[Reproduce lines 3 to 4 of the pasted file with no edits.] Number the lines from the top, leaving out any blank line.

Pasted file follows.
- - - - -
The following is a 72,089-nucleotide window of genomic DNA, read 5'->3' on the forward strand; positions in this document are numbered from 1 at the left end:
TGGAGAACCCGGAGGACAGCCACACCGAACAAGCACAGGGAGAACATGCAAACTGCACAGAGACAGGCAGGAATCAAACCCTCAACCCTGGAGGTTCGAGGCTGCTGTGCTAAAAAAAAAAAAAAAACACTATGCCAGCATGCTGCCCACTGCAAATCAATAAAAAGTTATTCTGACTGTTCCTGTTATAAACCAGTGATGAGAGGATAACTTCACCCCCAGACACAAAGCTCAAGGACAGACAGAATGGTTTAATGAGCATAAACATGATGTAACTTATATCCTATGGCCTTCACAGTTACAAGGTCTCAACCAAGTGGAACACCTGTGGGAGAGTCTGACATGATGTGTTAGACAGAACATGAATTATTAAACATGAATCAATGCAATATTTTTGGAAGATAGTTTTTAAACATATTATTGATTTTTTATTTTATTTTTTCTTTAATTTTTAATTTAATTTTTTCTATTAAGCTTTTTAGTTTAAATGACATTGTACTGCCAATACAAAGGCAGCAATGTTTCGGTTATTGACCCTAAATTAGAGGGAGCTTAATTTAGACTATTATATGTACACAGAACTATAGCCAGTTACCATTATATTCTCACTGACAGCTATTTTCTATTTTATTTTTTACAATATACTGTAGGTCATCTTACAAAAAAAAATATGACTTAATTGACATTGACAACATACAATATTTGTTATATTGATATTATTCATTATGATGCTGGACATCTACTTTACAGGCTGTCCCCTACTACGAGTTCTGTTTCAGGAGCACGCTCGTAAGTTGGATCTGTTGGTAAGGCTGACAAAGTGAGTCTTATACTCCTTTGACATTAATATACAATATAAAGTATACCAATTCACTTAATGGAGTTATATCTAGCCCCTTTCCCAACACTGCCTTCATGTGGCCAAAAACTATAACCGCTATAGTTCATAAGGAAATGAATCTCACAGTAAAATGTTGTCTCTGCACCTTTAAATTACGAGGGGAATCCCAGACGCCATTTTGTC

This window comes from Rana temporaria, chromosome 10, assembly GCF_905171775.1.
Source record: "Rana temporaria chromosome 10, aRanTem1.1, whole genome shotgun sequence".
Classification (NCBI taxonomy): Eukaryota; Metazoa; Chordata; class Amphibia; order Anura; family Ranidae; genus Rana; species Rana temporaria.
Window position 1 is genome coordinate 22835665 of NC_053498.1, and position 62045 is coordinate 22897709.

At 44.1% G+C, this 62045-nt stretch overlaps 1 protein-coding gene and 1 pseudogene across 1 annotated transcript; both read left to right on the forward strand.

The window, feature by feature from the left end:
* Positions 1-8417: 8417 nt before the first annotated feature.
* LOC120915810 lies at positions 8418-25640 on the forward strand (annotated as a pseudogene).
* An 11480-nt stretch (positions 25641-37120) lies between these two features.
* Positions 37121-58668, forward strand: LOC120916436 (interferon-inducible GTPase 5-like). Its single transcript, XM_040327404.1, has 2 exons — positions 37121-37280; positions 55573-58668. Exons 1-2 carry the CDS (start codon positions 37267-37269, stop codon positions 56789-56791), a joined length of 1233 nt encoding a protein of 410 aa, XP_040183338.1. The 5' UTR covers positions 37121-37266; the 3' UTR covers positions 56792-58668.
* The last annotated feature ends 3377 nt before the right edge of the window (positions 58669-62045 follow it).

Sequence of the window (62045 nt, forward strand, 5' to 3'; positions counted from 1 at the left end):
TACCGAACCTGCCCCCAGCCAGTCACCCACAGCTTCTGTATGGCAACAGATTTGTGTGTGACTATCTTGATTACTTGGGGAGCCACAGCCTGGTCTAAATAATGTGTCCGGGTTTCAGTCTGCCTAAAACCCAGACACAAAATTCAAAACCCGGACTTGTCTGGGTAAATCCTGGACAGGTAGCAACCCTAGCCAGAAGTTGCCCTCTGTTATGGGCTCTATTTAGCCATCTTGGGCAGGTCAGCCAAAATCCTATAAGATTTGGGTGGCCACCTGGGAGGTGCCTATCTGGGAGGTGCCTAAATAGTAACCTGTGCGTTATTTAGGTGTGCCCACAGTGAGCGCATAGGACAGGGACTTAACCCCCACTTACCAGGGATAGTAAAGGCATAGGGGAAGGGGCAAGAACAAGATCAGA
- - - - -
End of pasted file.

This window comes from Rana temporaria, chromosome 10, assembly GCF_905171775.1.
Source record: "Rana temporaria chromosome 10, aRanTem1.1, whole genome shotgun sequence".